Currently, he is the leading wicket taker in the season with 33 wickets. With his bowling, he can dry up runs and get through his overs quickly and that’s what all captains want, i.e., to maintain pressure on the batsman in the middle overs. His useful batting at lower down the order helps getting some extra runs at death overs.
R McLaren (South Africa) – 175 runs @ 25.00 & 27 wickets @ 22.51, Econ: 5.00
He is an aggressive seam bowler who can contribute with the bat as well. South Africa always had a reputation of having good fast bowlers over the years and thus it was very difficult for him to find a place in side where legends like Jacques Kallis and Shaun Pollock had already set standards. After getting his opportunity in the national team, McLaren grabbed it with both hands by taking three four-wicket hauls in the season. He contribution of 71* against India helped his team to narrow down the losing margin in the Champions Trophy.
Bhuvaneshwar Kumar (India) – 25 wickets @ 21.96, Econ: 3.97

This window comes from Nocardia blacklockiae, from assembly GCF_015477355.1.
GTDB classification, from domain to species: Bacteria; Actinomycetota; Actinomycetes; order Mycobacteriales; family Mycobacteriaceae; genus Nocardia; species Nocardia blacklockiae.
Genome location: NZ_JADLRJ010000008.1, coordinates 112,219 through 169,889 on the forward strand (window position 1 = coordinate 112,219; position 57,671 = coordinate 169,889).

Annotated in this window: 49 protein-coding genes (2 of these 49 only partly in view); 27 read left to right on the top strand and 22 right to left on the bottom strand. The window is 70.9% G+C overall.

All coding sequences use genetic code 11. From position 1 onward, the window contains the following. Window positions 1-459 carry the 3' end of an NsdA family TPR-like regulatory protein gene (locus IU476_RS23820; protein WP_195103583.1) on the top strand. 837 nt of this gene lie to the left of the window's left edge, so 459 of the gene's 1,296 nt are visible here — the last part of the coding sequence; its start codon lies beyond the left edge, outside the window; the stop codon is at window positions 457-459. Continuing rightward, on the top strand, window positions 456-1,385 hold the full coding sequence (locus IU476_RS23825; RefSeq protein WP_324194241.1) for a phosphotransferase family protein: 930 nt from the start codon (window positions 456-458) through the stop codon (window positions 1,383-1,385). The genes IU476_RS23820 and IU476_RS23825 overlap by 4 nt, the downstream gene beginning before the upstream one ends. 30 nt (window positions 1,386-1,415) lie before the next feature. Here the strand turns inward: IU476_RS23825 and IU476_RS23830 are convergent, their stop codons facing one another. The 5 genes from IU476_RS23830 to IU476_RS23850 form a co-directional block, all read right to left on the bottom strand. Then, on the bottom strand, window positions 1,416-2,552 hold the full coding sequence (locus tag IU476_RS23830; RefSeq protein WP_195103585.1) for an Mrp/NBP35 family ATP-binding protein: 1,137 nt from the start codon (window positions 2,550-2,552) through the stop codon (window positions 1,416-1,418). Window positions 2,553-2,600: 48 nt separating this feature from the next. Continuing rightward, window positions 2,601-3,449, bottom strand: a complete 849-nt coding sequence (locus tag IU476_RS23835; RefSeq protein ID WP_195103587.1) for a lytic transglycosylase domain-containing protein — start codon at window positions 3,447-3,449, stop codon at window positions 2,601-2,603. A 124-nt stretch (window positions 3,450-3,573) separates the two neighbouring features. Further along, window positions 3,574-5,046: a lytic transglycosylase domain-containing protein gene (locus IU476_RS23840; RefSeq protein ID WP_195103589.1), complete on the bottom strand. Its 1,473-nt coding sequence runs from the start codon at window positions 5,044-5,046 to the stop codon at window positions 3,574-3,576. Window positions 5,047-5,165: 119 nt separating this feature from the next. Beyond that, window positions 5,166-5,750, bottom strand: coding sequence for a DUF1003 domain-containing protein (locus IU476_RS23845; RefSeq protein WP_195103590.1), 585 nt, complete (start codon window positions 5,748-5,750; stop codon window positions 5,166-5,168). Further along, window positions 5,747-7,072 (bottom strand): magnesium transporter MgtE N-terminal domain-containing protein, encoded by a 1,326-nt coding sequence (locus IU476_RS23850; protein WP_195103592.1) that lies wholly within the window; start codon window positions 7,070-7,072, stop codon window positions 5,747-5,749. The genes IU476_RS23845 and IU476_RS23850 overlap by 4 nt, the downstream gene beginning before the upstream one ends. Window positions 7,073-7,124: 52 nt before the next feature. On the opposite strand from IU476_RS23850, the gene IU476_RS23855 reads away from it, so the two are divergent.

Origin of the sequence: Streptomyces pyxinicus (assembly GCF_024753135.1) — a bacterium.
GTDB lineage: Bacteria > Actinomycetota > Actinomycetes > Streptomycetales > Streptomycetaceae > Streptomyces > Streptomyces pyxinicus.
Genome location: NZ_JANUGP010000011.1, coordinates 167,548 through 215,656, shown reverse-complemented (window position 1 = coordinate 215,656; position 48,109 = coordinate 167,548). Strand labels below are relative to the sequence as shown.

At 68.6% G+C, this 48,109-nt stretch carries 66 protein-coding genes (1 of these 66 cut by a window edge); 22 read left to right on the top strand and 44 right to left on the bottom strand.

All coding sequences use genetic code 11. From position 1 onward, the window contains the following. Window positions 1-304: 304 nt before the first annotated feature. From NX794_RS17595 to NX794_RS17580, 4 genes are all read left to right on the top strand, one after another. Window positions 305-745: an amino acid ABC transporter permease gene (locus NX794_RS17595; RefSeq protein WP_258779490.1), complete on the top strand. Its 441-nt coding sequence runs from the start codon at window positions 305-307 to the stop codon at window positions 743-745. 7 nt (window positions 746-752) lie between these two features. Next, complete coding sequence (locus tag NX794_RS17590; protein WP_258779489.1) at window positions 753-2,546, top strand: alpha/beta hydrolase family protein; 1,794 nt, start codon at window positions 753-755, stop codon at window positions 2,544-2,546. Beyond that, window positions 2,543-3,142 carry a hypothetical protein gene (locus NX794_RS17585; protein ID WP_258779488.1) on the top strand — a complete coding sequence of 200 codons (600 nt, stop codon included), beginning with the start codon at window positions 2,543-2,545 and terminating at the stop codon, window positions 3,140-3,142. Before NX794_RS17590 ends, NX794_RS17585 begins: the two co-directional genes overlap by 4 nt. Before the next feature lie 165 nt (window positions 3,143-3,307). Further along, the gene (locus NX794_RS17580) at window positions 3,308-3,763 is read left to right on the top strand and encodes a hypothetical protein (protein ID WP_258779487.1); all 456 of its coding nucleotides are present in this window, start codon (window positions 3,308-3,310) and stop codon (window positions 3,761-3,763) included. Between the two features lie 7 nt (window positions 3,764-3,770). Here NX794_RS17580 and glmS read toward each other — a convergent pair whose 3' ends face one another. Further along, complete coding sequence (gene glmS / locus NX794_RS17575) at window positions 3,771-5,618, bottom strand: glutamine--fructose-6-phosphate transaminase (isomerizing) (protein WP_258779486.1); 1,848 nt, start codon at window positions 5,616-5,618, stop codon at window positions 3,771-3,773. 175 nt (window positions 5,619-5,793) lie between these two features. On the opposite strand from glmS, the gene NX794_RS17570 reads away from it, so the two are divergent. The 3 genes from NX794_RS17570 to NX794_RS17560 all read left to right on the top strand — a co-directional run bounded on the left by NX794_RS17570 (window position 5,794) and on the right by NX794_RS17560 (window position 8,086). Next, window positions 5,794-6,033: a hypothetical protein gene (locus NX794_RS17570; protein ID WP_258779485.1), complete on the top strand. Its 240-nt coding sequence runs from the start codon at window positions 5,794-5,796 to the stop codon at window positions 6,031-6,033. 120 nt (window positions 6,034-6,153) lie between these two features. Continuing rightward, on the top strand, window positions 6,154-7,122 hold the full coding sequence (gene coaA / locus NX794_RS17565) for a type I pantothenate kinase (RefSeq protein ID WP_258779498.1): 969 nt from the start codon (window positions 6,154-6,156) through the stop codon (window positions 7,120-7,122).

His disciplined bowling right from the start of the innings provided early breakthroughs for his team. His ability to keep getting opening batsman out with his well-controlled seam attack impresses many. In his short career so far, he had lead the Indian pace attack quite brilliantly in the absence of Zaheer Khan. He showed his class by bowling his career best figure of 4/8 against Sri Lanka in West Indies.
Saeed Ajmal (Pakistan) – 28 wickets @ 21.82, Econ: 4.16
An intelligent off-spinner who has all the variations that spinner possesses. He has deceived many great batsmen with his lethal weapon “doosra”. He has a knack of taking wickets at crucial junctures. His bowling in tandem with left armer Ravindra Jadeja would be dreadful for the batsman. As they both have ability to dry up runs and they seldom provide any scoring opportunities.
M McClenaghan (New Zealand) – 29 wickets @ 16.51, Econ: 5.22
He is a young left arm medium fast bowler. He has taken four 4-wicket hauls and that too against top batting line up in the world (Australia, England, South Africa & Sri Lanka). His ability to swing ball both ways makes him an ideal bowler in pacer friendly pitches. He has the right pace and bounce to trouble any batsman in the world. In such a short career he is leading the New Zealand pace attack.